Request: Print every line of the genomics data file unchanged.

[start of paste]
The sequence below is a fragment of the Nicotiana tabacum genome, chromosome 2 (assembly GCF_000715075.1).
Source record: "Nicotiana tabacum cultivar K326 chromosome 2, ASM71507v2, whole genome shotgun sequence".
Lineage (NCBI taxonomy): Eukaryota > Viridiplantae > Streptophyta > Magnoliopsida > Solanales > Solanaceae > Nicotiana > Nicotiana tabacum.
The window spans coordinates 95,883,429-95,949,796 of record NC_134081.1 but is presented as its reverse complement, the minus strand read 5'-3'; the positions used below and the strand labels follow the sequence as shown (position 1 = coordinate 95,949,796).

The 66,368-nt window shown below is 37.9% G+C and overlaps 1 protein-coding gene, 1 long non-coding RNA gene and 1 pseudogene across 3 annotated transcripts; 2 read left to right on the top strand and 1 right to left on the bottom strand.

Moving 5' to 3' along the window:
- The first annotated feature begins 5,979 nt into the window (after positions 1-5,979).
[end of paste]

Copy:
The sequence below is a fragment of the Nicotiana tabacum genome, chromosome 2 (assembly GCF_000715075.1).
Source record: "Nicotiana tabacum cultivar K326 chromosome 2, ASM71507v2, whole genome shotgun sequence".
Lineage (NCBI taxonomy): Eukaryota > Viridiplantae > Streptophyta > Magnoliopsida > Solanales > Solanaceae > Nicotiana > Nicotiana tabacum.
The window spans coordinates 95,883,429-95,949,796 of record NC_134081.1 but is presented as its reverse complement, the minus strand read 5'-3'; the positions used below and the strand labels follow the sequence as shown (position 1 = coordinate 95,949,796).

The 66,368-nt window shown below is 37.9% G+C and overlaps 1 protein-coding gene, 1 long non-coding RNA gene and 1 pseudogene across 3 annotated transcripts; 2 read left to right on the top strand and 1 right to left on the bottom strand.

Moving 5' to 3' along the window:
- The first annotated feature begins 5,979 nt into the window (after positions 1-5,979).